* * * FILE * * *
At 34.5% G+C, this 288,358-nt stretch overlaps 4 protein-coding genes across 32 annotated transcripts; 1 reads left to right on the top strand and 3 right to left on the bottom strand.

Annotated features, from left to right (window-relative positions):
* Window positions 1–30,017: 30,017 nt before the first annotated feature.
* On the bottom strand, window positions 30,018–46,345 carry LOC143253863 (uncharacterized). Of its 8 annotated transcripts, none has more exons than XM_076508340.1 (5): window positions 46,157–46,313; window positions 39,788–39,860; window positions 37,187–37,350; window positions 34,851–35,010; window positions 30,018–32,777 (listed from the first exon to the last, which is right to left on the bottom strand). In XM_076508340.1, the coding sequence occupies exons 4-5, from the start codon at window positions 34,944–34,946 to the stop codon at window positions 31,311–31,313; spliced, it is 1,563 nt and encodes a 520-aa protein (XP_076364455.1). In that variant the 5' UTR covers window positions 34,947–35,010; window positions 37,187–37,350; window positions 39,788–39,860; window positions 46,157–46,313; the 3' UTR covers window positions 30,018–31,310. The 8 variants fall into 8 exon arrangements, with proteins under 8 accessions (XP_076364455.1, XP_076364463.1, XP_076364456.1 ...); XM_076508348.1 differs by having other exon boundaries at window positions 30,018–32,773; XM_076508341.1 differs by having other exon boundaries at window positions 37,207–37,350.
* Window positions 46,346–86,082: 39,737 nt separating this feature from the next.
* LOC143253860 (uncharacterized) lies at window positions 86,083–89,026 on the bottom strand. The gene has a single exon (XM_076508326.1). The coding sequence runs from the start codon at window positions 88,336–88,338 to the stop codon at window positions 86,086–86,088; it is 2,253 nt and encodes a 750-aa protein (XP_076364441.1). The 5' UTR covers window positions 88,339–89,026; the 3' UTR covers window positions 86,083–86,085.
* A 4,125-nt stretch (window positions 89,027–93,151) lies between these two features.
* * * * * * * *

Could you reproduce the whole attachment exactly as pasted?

At 34.5% G+C, this 288,358-nt stretch overlaps 4 protein-coding genes across 32 annotated transcripts; 1 reads left to right on the top strand and 3 right to left on the bottom strand.

Annotated features, from left to right (window-relative positions):
* Window positions 1–30,017: 30,017 nt before the first annotated feature.
* On the bottom strand, window positions 30,018–46,345 carry LOC143253863 (uncharacterized). Of its 8 annotated transcripts, none has more exons than XM_076508340.1 (5): window positions 46,157–46,313; window positions 39,788–39,860; window positions 37,187–37,350; window positions 34,851–35,010; window positions 30,018–32,777 (listed from the first exon to the last, which is right to left on the bottom strand). In XM_076508340.1, the coding sequence occupies exons 4-5, from the start codon at window positions 34,944–34,946 to the stop codon at window positions 31,311–31,313; spliced, it is 1,563 nt and encodes a 520-aa protein (XP_076364455.1). In that variant the 5' UTR covers window positions 34,947–35,010; window positions 37,187–37,350; window positions 39,788–39,860; window positions 46,157–46,313; the 3' UTR covers window positions 30,018–31,310. The 8 variants fall into 8 exon arrangements, with proteins under 8 accessions (XP_076364455.1, XP_076364463.1, XP_076364456.1 ...); XM_076508348.1 differs by having other exon boundaries at window positions 30,018–32,773; XM_076508341.1 differs by having other exon boundaries at window positions 37,207–37,350.
* Window positions 46,346–86,082: 39,737 nt separating this feature from the next.
* LOC143253860 (uncharacterized) lies at window positions 86,083–89,026 on the bottom strand. The gene has a single exon (XM_076508326.1). The coding sequence runs from the start codon at window positions 88,336–88,338 to the stop codon at window positions 86,086–86,088; it is 2,253 nt and encodes a 750-aa protein (XP_076364441.1). The 5' UTR covers window positions 88,339–89,026; the 3' UTR covers window positions 86,083–86,085.
* A 4,125-nt stretch (window positions 89,027–93,151) lies between these two features.